When gardeners were first introduced to suteras, a decade or so ago, I was singularly unimpressed. Yes, here we had a new, trailing basket plant that was easy to grow but I thought it was as attractive as chickweed (Stellaria media). it formed prostrate mats of small leaves and small white flowers. The plants were a bit thuggish and tended to swamp smaller plants and although it made a dense basket of foliage and flowers I just didn’t really get it.
Of course there was another problem that really irked me, being a pedant. You may not have heard of sutera but that is because when this plant was introduced it was called bacopa, the name of a completely different, (water) plant. I am not sure why this happened but the name bacopa is stuck now, even though these plants are really suteras – not really a worse name even though it sounds a bit medical.
Anyway, plant breeders have been busy working on these plants and not only have they hugely increased the size of the blooms, so much that they almost look like small petunias, but the colour range now includes pink and mauves. The new doubles are a bit of a waste of time because they are not very double and the extra petals don’t add much to the plants.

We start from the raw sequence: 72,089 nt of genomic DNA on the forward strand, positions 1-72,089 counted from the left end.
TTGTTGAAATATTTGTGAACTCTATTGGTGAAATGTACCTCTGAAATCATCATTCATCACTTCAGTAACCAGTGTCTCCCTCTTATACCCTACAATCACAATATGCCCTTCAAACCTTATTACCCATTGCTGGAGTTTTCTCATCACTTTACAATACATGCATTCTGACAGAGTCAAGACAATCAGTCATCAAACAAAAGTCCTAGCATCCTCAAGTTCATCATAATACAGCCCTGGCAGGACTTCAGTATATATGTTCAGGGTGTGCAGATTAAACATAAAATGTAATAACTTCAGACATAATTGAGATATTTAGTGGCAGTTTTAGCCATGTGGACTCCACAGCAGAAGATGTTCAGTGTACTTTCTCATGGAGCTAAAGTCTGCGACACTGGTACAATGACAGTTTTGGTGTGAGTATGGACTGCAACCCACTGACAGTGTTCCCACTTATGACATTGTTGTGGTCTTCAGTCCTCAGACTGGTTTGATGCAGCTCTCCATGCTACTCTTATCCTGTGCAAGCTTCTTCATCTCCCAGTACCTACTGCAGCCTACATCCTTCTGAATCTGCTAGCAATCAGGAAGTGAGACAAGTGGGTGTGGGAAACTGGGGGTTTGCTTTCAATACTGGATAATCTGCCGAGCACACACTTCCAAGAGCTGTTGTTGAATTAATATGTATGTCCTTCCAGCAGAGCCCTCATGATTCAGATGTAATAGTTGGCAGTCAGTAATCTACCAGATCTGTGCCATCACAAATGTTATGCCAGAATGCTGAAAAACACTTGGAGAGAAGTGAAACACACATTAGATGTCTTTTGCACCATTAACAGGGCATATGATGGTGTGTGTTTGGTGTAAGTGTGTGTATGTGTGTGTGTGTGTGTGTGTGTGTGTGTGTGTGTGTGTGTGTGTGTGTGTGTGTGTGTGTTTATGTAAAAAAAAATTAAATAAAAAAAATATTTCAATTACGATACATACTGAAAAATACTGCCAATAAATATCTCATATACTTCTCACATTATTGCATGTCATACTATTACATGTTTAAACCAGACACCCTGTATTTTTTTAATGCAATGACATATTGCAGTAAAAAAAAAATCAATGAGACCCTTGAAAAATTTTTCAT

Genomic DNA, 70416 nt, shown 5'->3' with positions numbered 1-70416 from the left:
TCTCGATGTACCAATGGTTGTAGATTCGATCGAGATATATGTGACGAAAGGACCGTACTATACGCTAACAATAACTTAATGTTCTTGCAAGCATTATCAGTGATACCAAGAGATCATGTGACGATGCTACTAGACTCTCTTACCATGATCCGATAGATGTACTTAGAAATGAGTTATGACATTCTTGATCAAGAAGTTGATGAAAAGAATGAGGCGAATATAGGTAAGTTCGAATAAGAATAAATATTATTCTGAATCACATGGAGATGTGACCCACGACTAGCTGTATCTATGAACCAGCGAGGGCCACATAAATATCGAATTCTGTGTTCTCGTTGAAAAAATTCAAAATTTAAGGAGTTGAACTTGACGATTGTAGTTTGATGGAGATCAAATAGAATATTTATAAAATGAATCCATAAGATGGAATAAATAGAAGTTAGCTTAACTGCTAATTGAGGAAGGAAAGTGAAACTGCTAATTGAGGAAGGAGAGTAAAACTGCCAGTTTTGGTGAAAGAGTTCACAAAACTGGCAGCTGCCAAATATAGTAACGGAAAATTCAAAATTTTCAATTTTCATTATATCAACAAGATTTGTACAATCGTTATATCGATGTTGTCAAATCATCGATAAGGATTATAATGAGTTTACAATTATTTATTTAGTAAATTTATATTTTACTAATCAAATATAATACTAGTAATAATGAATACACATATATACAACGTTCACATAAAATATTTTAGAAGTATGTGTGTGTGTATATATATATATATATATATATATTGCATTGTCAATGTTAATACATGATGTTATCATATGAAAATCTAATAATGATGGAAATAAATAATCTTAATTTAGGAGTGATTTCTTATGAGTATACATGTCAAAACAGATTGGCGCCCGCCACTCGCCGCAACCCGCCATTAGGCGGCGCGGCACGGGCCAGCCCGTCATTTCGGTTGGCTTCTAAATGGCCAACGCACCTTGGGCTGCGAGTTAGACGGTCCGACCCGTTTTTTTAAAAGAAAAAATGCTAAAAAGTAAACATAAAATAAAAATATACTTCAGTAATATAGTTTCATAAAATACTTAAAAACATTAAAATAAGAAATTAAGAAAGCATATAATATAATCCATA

But suteras are beginning to worm their way into my affections because they are so easy to grow and so forgiving of less than perfect conditions. They are not fazed by rain and they even tolerate cold and I have a neglected pot left over from summer that has this pink sutera flowering away as though it were summer. I am sure that plants would survive winter outside in a mild area if planted on a slope or at the top of a hollow wall and could be used in the same way as aubrieta is in colder climates.
A related South African plant is Jamesbrittenia (sometimes sold as a summer basket plant), a real beauty that looks similar but has a colour range that includes salmon and orange and I am sure the two could be wedded to make suteras even more exciting.